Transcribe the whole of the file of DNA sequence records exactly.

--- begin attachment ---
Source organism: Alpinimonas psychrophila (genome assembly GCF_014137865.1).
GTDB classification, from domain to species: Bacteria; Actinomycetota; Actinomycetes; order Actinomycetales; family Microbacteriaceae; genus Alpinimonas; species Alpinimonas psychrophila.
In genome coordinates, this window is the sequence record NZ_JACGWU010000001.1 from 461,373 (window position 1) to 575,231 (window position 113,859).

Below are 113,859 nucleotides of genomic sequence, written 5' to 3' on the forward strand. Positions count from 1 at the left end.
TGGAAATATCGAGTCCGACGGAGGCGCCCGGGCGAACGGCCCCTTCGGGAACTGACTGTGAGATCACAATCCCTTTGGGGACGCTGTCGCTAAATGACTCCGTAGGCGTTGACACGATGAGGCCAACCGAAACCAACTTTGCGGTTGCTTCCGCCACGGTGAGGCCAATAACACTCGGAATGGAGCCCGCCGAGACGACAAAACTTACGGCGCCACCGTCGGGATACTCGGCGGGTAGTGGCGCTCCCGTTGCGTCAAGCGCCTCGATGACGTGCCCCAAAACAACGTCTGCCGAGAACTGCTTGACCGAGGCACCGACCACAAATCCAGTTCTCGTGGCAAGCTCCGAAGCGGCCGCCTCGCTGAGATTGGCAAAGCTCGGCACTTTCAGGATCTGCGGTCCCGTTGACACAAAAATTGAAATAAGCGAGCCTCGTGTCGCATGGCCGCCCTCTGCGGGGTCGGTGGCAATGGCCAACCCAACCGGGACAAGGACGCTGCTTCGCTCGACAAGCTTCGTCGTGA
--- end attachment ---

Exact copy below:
Source organism: Alpinimonas psychrophila (genome assembly GCF_014137865.1).
GTDB classification, from domain to species: Bacteria; Actinomycetota; Actinomycetes; order Actinomycetales; family Microbacteriaceae; genus Alpinimonas; species Alpinimonas psychrophila.
In genome coordinates, this window is the sequence record NZ_JACGWU010000001.1 from 461,373 (window position 1) to 575,231 (window position 113,859).

Below are 113,859 nucleotides of genomic sequence, written 5' to 3' on the forward strand. Positions count from 1 at the left end.
TGGAAATATCGAGTCCGACGGAGGCGCCCGGGCGAACGGCCCCTTCGGGAACTGACTGTGAGATCACAATCCCTTTGGGGACGCTGTCGCTAAATGACTCCGTAGGCGTTGACACGATGAGGCCAACCGAAACCAACTTTGCGGTTGCTTCCGCCACGGTGAGGCCAATAACACTCGGAATGGAGCCCGCCGAGACGACAAAACTTACGGCGCCACCGTCGGGATACTCGGCGGGTAGTGGCGCTCCCGTTGCGTCAAGCGCCTCGATGACGTGCCCCAAAACAACGTCTGCCGAGAACTGCTTGACCGAGGCACCGACCACAAATCCAGTTCTCGTGGCAAGCTCCGAAGCGGCCGCCTCGCTGAGATTGGCAAAGCTCGGCACTTTCAGGATCTGCGGTCCCGTTGACACAAAAATTGAAATAAGCGAGCCTCGTGTCGCATGGCCGCCCTCTGCGGGGTCGGTGGCAATGGCCAACCCAACCGGGACAAGGACGCTGCTTCGCTCGACAAGCTTCGTCGTGA